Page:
Hearings will be held three times a week, from Monday through Wednesday, from 9 a.m. until 3:30 p.m., the court said.
At the same time, the judges in the case rejected a demand by Netanyahu’s attorneys to cancel the criminal indictments against the premier over the attorney general’s apparent failure to approve the criminal investigations in writing.
“After reviewing and examining the parties’ arguments, we came to the general conclusion that no clear reason arose for the dismissal of the indictment,” the judges wrote in their ruling.
The court nonetheless chided Attorney General Avichai Mandelblit for the oversight, acknowledging a “defect” in the legal procedures. The defense had argued that the lack of formal, written approval by Mandelblit for the opening of the probes discredits the cases against the premier.
“It would have been appropriate for the attorney general, as an administrative authority, to give his consent to the opening of investigations (including preliminary investigations) in the case of the accused, by way of giving written approval,” judges wrote.
Earlier this month, under heavy security and after several delays due to the coronavirus lockdown, Netanyahu made a brief, mandatory appearance at the Jerusalem District Court for a hearing at which he formally pleaded not guilty to the three charges against him, and his lawyers then sought a postponement of further sessions.
Netanyahu’s lawyers said the massive scale of the arguments and allegations in the case required a delay in the start of the evidentiary stage of three or four months.
Speaking after appearing in court to formally deny the charges, Netanyahu warned that it would be a “crude intervention in the elections” if the evidentiary phase of the trial were to go ahead before the national vote, which is scheduled to take place in just a month’s time.
“I think everyone knows the cases against me are fabricated. But we learned today that they’re not even completed fabrications. Lots of things are missing, even from the prosecution’s point of view,” Netanyahu said.
“It doesn’t seem to me that they’ll hurry [in court] to the evidentiary stage before the elections. In any case, that would be seen — even if that’s not the intention — as crude intervention in the elections,” he said.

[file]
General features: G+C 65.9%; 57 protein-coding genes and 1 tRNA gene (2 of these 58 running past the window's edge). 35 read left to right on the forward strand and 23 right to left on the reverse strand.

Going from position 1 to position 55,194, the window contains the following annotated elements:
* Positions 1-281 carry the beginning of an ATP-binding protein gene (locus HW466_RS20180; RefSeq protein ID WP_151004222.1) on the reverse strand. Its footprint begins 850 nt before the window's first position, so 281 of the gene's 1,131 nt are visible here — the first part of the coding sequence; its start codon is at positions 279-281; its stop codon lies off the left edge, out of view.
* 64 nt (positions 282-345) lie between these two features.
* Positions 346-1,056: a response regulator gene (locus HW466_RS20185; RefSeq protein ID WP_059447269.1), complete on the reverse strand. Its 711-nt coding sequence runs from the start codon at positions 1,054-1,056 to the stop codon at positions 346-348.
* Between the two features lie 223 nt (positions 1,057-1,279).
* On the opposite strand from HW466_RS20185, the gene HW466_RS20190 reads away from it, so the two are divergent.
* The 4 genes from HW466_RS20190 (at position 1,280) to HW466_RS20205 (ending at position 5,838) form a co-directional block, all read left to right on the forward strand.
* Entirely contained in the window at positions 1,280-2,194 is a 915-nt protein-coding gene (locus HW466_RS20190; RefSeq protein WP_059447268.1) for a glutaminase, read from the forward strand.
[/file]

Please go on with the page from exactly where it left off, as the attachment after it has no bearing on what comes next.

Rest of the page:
Netanyahu’s trial opened last May. Though the prime minister attended the first hearing, he was granted an exemption from appearing at later, largely procedural stages of the trial.
The premier’s lawyers have repeatedly moved to delay and discredit the proceedings, filing complaints against the prosecution, alleging “criminal tactics” had been used against them, calling for changing the indictment against the prime minister, and claiming that police investigators had used illegitimate means to secure evidence, thus rendering the charges moot.
Netanyahu faces charges of bribery, fraud, and breach of trust in Case 4000, which involves suspicions that he granted regulatory favors benefiting Shaul Elovitch, the controlling shareholder of Bezeq telecoms, in exchange for positive coverage of the prime minister and his family from the Bezeq-owned Walla news site. The Elovitches also face bribery charges in the case.
Netanyahu also faces charges of fraud and breach of trust in Case 1000 and in Case 2000. The former involves suspicions Netanyahu illicitly accepted some $200,000 in gifts such as cigars and champagne from two billionaires — Hollywood-based Israeli movie mogul Arnon Milchan and Australian magnate James Packer.
In Case 2000, Netanyahu is accused of attempting to reach a quid pro quo with Yedioth Ahronoth publisher Arnon Mozes for positive media coverage in exchange for legislation weakening rival newspaper Israel Hayom. Mozes was charged with bribery in the case.
Netanyahu, who is the first Israeli premier to be indicted while in office, denies any wrongdoing and has railed against the courts, prosecution, and media for what he terms a “witch hunt.” He alleges the state prosecution, police, media and opposition are framing him in an attempted political coup.